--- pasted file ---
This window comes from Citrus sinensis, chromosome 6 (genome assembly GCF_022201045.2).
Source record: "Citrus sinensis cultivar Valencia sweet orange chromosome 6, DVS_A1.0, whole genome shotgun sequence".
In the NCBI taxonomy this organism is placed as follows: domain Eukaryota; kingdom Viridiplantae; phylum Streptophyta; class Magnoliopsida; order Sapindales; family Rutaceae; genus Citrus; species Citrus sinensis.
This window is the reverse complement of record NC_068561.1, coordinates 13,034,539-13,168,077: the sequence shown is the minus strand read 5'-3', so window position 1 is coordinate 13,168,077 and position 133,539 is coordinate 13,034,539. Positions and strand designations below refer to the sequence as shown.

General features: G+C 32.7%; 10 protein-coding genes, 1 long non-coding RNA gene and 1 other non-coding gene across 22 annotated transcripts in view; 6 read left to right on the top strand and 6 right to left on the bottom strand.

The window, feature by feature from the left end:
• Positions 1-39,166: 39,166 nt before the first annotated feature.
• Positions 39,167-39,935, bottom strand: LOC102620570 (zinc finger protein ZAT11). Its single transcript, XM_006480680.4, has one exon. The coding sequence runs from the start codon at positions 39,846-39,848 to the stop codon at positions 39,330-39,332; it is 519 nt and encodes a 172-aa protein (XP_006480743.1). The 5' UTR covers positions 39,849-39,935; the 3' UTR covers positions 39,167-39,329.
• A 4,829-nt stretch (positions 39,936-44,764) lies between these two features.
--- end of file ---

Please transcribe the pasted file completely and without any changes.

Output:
This window comes from Citrus sinensis, chromosome 6 (genome assembly GCF_022201045.2).
Source record: "Citrus sinensis cultivar Valencia sweet orange chromosome 6, DVS_A1.0, whole genome shotgun sequence".
In the NCBI taxonomy this organism is placed as follows: domain Eukaryota; kingdom Viridiplantae; phylum Streptophyta; class Magnoliopsida; order Sapindales; family Rutaceae; genus Citrus; species Citrus sinensis.
This window is the reverse complement of record NC_068561.1, coordinates 13,034,539-13,168,077: the sequence shown is the minus strand read 5'-3', so window position 1 is coordinate 13,168,077 and position 133,539 is coordinate 13,034,539. Positions and strand designations below refer to the sequence as shown.

General features: G+C 32.7%; 10 protein-coding genes, 1 long non-coding RNA gene and 1 other non-coding gene across 22 annotated transcripts in view; 6 read left to right on the top strand and 6 right to left on the bottom strand.

The window, feature by feature from the left end:
• Positions 1-39,166: 39,166 nt before the first annotated feature.
• Positions 39,167-39,935, bottom strand: LOC102620570 (zinc finger protein ZAT11). Its single transcript, XM_006480680.4, has one exon. The coding sequence runs from the start codon at positions 39,846-39,848 to the stop codon at positions 39,330-39,332; it is 519 nt and encodes a 172-aa protein (XP_006480743.1). The 5' UTR covers positions 39,849-39,935; the 3' UTR covers positions 39,167-39,329.
• A 4,829-nt stretch (positions 39,936-44,764) lies between these two features.